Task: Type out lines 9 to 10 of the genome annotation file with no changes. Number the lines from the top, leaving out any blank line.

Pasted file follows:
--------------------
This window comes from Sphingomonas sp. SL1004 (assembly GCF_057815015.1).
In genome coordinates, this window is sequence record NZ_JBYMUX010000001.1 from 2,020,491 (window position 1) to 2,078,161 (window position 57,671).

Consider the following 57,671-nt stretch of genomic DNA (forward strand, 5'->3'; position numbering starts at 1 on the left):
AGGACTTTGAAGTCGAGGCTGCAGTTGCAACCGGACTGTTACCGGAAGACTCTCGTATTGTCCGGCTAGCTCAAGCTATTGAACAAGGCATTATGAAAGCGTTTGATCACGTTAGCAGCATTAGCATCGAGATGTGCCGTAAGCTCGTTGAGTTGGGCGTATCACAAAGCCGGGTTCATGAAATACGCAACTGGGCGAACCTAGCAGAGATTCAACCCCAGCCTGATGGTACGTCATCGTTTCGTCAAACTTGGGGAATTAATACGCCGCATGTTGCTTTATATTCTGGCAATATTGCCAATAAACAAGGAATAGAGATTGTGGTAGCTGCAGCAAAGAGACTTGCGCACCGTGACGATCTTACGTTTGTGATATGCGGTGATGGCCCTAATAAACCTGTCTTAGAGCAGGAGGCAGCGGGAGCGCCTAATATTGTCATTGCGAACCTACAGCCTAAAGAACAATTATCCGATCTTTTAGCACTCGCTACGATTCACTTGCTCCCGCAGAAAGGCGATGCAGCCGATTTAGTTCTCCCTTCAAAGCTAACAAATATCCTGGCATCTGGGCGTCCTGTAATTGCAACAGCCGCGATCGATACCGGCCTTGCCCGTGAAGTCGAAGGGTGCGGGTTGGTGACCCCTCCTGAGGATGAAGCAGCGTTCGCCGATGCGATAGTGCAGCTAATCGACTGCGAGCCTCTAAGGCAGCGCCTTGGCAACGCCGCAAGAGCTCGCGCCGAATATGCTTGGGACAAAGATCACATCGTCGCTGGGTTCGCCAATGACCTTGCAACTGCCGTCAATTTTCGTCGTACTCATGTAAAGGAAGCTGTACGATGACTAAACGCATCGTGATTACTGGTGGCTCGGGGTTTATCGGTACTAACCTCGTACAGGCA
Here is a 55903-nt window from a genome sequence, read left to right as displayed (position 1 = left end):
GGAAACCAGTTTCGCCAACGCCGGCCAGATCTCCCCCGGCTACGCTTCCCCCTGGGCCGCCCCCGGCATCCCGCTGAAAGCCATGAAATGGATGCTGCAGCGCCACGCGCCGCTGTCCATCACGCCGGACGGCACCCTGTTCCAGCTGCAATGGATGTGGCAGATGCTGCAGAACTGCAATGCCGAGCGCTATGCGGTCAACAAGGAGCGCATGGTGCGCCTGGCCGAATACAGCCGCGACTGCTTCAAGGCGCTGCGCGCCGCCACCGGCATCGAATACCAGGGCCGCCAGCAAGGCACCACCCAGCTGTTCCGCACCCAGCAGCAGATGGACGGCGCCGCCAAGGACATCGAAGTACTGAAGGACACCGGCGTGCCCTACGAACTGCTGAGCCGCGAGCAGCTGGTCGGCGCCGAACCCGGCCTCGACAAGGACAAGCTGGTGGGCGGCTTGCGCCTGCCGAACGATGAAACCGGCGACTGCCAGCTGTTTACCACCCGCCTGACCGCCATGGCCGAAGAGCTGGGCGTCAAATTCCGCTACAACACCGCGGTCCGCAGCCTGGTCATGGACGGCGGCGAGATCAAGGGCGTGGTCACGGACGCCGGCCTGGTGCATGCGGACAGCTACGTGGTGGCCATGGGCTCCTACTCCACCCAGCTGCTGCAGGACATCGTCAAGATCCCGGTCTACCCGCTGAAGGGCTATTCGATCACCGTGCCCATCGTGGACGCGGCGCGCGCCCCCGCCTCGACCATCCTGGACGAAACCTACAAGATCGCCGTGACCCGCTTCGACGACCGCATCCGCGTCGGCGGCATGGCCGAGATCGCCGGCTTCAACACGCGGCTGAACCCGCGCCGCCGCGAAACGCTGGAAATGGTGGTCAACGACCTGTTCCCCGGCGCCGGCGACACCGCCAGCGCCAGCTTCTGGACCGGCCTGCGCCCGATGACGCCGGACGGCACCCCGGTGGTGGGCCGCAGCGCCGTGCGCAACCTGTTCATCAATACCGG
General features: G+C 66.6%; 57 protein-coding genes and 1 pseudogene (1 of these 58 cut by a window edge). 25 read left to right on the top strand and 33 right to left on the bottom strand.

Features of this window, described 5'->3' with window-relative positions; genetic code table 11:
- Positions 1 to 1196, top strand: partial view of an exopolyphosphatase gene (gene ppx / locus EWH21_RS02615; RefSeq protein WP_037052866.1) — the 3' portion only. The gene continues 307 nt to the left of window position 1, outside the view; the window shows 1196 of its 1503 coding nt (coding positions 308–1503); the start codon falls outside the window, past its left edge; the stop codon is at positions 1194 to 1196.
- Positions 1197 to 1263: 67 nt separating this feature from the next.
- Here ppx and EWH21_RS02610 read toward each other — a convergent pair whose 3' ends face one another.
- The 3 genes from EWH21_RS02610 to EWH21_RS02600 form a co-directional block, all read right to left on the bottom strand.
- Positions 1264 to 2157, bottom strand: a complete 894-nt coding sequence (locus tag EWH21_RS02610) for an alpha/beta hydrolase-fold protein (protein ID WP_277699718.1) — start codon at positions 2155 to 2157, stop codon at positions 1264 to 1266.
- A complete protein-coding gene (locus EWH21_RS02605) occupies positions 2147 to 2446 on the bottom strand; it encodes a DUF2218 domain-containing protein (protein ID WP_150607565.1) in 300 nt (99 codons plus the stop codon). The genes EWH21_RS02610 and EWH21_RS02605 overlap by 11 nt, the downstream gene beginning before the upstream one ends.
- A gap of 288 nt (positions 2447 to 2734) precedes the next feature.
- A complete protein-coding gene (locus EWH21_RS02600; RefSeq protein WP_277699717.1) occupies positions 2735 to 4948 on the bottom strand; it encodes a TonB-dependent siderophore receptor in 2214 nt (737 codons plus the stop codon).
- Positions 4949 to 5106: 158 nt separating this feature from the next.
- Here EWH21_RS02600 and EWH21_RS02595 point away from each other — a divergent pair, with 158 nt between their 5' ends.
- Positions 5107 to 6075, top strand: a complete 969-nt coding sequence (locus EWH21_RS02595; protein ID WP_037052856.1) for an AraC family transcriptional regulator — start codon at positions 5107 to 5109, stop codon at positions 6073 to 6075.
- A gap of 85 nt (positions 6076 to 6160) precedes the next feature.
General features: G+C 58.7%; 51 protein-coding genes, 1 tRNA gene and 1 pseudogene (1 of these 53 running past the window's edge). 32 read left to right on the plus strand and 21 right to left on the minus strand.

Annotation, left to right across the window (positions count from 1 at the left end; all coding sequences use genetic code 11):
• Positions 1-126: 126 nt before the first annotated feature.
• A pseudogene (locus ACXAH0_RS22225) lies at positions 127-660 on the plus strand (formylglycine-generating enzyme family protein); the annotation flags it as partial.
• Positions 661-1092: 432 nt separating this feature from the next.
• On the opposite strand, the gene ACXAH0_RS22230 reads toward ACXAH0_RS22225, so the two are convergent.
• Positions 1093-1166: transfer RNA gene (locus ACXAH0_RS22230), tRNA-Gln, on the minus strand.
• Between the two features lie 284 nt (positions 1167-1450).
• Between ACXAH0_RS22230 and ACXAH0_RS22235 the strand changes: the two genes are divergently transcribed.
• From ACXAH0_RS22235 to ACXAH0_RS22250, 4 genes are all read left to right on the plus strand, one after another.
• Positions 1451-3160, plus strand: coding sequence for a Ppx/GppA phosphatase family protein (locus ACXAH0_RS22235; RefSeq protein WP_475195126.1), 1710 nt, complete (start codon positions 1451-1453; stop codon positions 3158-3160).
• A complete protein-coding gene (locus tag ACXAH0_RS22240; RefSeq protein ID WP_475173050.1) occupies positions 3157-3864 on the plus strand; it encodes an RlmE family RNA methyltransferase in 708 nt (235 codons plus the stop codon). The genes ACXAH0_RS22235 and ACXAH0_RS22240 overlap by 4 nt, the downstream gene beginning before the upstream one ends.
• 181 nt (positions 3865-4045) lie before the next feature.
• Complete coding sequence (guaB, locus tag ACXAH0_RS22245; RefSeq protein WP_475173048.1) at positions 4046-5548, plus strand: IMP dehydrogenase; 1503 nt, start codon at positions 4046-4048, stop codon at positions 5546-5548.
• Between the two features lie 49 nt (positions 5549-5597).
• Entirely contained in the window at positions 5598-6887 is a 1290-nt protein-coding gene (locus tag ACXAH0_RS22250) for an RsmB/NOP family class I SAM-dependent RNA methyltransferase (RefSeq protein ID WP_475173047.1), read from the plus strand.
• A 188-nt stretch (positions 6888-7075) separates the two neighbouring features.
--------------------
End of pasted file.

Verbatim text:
- Positions 1 to 1196, top strand: partial view of an exopolyphosphatase gene (gene ppx / locus EWH21_RS02615; RefSeq protein WP_037052866.1) — the 3' portion only. The gene continues 307 nt to the left of window position 1, outside the view; the window shows 1196 of its 1503 coding nt (coding positions 308–1503); the start codon falls outside the window, past its left edge; the stop codon is at positions 1194 to 1196.
- Positions 1197 to 1263: 67 nt separating this feature from the next.